Binding Arbitration: A Non-Starter that Won’t Resolve Surprise Billing

By at 12 August, 2019, 9:05 pm

What they are saying…

Updated November 20, 2019

The last thing a patient needs after getting hit by a surprise medical bill is to endure a complex federally-established “arbitration” process to settle the dispute.  The idea is being advocated by some – largely hospitals and specialty physicians – to include an arbitration scheme in legislation moving through Congress to address the shady practice of surprise billing.  The business community is largely opposed to binding arbitration, and leading free-market health experts feel the same way.

Here’s why, and what they are saying about arbitration as a “solution” to surprise billing:

Encourages the rapid growth of costs

“Specifically, we are concerned about proposals for open-ended arbitration, which have been floated as a solution to the problem. If arbitration appears innocuous, it is to a large extent because it is not transparent. Experience suggests that arbitration would be cumbersome to deploy, and highly favorable to those health care providers who charge high prices today. If Congress were to endorse arbitration, it could potentially open the door to a system quite unintended – establishing an inflationary dynamic that accommodates and encourages the rapid growth of costs.”

Health Care Policy Experts Oppose Open-Ended Arbitration as a Solution to Surprise Billing, Joint Statement, June 25, 2019.


Binding Arbitration Will Cost Taxpayers $6.2 Billion and Employers Providing Coverage $21 Billion

“The independent analysis by CAHC Chief Economist and Congressional Budget Office (CBO) alumnus Jeff Lemieux found that binding arbitration would place an additional $6.2 billion in added costs to the federal budget, and $21 billion in total costs on employers and private payers.  Because employers and insurers pass these added costs onto consumers in the form of increased premiums or cost sharing, patients will end up paying more as a result of binding arbitration versus a pure benchmark model. Experience from the New York arbitration process confirms this will increase private payer costs both as a result of the higher payment rates and greater administrative costs.”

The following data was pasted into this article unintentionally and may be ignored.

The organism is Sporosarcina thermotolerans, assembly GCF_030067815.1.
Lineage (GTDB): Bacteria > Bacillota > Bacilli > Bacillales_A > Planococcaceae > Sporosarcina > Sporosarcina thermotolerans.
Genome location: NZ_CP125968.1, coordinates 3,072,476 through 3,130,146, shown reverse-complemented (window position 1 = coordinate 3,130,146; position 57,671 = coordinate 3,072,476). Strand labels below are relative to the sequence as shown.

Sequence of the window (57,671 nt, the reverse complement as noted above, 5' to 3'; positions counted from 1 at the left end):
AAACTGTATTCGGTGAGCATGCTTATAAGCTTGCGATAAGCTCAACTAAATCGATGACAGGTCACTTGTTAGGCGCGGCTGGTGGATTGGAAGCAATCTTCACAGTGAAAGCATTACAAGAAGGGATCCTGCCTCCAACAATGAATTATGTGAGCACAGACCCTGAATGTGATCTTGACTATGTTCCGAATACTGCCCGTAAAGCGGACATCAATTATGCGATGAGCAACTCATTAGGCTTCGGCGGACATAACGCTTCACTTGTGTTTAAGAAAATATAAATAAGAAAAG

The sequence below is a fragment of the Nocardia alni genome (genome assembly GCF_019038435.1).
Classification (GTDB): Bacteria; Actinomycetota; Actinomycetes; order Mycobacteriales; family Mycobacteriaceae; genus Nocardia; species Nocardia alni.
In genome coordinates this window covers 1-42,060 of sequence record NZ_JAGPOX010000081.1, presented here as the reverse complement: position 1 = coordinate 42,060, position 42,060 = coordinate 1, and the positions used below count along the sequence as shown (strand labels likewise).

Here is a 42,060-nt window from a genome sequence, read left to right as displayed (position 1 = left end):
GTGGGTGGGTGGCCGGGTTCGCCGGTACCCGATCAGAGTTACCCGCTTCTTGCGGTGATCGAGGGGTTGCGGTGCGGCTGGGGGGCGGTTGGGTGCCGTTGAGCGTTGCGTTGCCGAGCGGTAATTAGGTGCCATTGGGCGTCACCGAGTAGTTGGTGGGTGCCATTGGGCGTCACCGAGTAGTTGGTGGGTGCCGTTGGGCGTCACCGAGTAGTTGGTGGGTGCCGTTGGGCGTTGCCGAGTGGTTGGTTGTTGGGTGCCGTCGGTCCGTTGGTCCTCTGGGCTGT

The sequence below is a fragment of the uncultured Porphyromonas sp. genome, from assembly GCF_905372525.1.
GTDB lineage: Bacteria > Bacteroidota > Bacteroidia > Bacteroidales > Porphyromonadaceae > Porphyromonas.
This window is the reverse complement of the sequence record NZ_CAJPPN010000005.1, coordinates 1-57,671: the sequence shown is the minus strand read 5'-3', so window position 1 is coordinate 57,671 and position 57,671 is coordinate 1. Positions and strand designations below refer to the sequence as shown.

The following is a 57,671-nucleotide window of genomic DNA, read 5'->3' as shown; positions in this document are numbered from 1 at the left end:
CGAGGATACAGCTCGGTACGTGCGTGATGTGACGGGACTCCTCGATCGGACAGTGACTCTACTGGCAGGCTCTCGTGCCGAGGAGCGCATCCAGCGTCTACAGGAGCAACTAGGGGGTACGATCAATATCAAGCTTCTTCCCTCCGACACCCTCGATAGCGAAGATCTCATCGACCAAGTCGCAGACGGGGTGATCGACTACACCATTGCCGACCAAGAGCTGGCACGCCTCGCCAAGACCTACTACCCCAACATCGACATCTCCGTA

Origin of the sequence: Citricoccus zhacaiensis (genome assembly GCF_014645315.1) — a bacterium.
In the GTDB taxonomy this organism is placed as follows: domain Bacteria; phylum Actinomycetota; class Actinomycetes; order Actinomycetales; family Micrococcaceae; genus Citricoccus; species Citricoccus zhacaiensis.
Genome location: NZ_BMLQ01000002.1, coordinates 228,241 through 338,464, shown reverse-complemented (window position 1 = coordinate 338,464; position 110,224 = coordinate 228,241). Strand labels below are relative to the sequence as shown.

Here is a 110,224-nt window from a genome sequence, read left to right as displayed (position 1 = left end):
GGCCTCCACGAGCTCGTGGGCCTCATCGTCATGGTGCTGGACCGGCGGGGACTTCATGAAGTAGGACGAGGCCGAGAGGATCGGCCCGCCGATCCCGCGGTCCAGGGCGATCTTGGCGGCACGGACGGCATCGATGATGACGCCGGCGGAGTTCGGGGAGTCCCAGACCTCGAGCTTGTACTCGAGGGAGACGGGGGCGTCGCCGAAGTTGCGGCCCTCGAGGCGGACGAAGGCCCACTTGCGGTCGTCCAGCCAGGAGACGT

New CAHC Estimate: Binding Arbitration Costs Taxpayers Additional $6.2 Billion, Employer Provided Coverage $21 Billion Over Ten Years, CAHC, November 13, 2019.


Patients don’t have agents like professional baseball players

“Politicians call this [arbitration] a ‘baseball-style’ approach to addressing surprise bills, but those impacted by this policy are not professional baseball players negotiating multimillion-dollar contracts. They are patients caught in a crossfire between health systems and lawyers – and they deserve our best effort to right this wrong…The White House has already signaled its opposition to binding arbitration and the Senate HELP Committee has passed strong, bipartisan legislation that mirrors the Energy and Commerce Committee’s original, commonsense benchmark approach to resolving disputed claims.”

Coalition for Affordable Health Coverage President Joel White, Statement on the addition of binding arbitration amendment to House surprise billing legislation, July 17, 2019.


Binding Arbitration is Making Health Care “Substantially More Expensive”

“According to an analysis of newly released data from New York’s Department of Financial Services, the New York model [‘independent dispute resolution’] is making health care substantially more expensive in the state. In fact, arbiters are typically deciding on dollar amounts above the 80th percentile of typical costs.”

To End Surprise Medical Bills, New York Tried Arbitration. Costs Went Up., NPR, November 5, 2019. Read the USC-Brookings Schaeffer on Health Policy Report here.